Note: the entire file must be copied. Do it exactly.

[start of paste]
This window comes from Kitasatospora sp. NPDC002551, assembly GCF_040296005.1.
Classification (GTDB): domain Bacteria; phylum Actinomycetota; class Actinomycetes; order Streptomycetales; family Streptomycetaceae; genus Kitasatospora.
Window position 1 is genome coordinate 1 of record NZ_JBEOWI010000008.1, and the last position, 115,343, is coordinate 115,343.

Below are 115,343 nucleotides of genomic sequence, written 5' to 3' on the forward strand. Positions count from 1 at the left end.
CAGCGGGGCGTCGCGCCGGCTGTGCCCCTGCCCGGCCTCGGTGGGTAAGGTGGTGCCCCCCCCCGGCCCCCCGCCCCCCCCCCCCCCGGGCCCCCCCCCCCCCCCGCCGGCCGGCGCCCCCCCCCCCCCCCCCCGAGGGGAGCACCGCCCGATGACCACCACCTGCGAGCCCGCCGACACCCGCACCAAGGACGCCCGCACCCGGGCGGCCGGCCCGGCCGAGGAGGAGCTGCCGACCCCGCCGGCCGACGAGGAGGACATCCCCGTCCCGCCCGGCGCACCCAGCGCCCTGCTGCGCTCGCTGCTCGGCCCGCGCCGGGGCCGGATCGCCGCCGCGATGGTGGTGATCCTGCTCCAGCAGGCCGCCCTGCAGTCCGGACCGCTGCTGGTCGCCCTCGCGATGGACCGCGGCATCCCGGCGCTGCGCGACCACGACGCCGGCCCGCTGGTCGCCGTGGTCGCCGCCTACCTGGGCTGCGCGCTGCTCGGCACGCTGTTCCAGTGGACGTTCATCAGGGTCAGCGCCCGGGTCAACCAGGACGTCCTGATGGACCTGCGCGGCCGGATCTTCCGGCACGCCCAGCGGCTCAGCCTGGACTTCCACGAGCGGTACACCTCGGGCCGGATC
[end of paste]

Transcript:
This window comes from Kitasatospora sp. NPDC002551, assembly GCF_040296005.1.
Classification (GTDB): domain Bacteria; phylum Actinomycetota; class Actinomycetes; order Streptomycetales; family Streptomycetaceae; genus Kitasatospora.
Window position 1 is genome coordinate 1 of record NZ_JBEOWI010000008.1, and the last position, 115,343, is coordinate 115,343.

Below are 115,343 nucleotides of genomic sequence, written 5' to 3' on the forward strand. Positions count from 1 at the left end.
CAGCGGGGCGTCGCGCCGGCTGTGCCCCTGCCCGGCCTCGGTGGGTAAGGTGGTGCCCCCCCCCGGCCCCCCGCCCCCCCCCCCCCCGGGCCCCCCCCCCCCCCCGCCGGCCGGCGCCCCCCCCCCCCCCCCCCGAGGGGAGCACCGCCCGATGACCACCACCTGCGAGCCCGCCGACACCCGCACCAAGGACGCCCGCACCCGGGCGGCCGGCCCGGCCGAGGAGGAGCTGCCGACCCCGCCGGCCGACGAGGAGGACATCCCCGTCCCGCCCGGCGCACCCAGCGCCCTGCTGCGCTCGCTGCTCGGCCCGCGCCGGGGCCGGATCGCCGCCGCGATGGTGGTGATCCTGCTCCAGCAGGCCGCCCTGCAGTCCGGACCGCTGCTGGTCGCCCTCGCGATGGACCGCGGCATCCCGGCGCTGCGCGACCACGACGCCGGCCCGCTGGTCGCCGTGGTCGCCGCCTACCTGGGCTGCGCGCTGCTCGGCACGCTGTTCCAGTGGACGTTCATCAGGGTCAGCGCCCGGGTCAACCAGGACGTCCTGATGGACCTGCGCGGCCGGATCTTCCGGCACGCCCAGCGGCTCAGCCTGGACTTCCACGAGCGGTACACCTCGGGCCGGATC